SUNDAY, APRIL 14

1:00pm THE BRIDGE PAI BLOCK PARTY starts Live Painting at The Bridge PAI Public Bike Tour begins at CitySpace

Tom Yum, CITY AS A CANVAS, PICNIC DAY AT LEE PARK, and the Block Parties are all events of the Festival. For more information on these events, see the Tom Tom Founders site.

Resident Artist's Work Included in Venice Biennale • Saturday February 9, 2013

Aboriginal artist Yhonnie Scarce’s work will be included in the exhibition Personal Structures, an official satellite project of the 55th Venice Biennale. Scarce was a resident artist at the Kluge-Ruhe Collection in September 2012. See details of her residency on our special projects page.

Personal Structures is a project initiated by Global Art Affairs, a Dutch non-profit that aims to heighten awareness about philosophical themes in contemporary art – particularly time, space and existence – and make these subjects more accessible to a wider international audience. In the Venice Biennale, Global Art Affairs focuses on current developments in the international art world and the assembly of artists with different cultural backgrounds in different stages of their careers. The exhibition is held at the Palazzo Bembo in Venice and runs for the entirety of the Biennale (June – November, 2013).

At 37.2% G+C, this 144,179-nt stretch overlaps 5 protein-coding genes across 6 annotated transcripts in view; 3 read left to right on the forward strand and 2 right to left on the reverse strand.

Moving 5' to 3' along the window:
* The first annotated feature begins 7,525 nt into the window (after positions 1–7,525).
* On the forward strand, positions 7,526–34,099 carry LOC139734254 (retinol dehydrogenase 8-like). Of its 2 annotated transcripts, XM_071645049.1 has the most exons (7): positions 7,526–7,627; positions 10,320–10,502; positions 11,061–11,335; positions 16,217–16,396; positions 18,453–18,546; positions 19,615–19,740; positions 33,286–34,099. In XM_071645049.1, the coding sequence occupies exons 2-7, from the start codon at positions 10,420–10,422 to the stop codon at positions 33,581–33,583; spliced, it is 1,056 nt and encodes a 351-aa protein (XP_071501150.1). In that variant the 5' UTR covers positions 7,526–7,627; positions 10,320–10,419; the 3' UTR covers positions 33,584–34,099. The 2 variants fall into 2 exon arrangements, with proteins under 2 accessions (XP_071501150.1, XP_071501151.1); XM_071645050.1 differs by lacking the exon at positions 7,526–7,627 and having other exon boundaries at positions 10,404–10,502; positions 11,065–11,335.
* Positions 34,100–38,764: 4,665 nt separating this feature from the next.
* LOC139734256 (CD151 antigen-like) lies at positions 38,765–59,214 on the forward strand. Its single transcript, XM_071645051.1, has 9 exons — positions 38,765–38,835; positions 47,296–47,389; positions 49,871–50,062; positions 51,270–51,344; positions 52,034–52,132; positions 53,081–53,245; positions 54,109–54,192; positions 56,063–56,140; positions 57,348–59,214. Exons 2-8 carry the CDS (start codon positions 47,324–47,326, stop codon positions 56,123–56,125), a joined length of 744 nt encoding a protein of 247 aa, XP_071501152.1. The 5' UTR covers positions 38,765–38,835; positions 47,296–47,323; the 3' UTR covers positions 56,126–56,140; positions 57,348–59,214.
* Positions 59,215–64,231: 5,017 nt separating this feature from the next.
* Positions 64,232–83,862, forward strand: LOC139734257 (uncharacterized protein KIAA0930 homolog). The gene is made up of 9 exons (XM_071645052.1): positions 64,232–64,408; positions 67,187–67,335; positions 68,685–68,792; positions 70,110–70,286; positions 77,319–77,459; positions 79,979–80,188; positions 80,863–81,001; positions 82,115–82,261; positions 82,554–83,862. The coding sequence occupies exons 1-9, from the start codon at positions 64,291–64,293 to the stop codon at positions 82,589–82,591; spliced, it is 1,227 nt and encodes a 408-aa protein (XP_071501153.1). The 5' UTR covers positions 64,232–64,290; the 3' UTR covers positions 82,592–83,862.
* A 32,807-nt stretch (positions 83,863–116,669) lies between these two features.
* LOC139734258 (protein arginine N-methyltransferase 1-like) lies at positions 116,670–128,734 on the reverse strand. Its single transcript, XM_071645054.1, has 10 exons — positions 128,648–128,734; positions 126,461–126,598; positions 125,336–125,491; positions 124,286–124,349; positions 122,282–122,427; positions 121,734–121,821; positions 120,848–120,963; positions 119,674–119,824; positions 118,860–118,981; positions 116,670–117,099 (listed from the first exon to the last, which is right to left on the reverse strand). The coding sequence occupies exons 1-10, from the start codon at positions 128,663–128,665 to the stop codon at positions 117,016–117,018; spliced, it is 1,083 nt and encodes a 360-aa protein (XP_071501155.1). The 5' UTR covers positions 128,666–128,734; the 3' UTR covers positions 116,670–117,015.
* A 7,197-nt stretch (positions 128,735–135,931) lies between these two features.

Scarce’s new work for Personal Structures is a freestanding sculpture installation of an acrylic coffin encasing 225 glass bush bananas. Each one commemorates a year of Australia’s colonization and the genocide of Indigenous peoples. This work, displayed as one mass grave, commemorates all who have died as a result of the continually present colonial condition.

Through research into her family’s experiences, Scarce’s glasswork engages with the issue of containment of Aboriginal people, including the forcible removal of these people from their land and the subsequent practice of eugenics. Scarce incorporates her personal histories and research with artifacts from the past, highlighting the legacy of issues related to white settlement in dialogue with the present.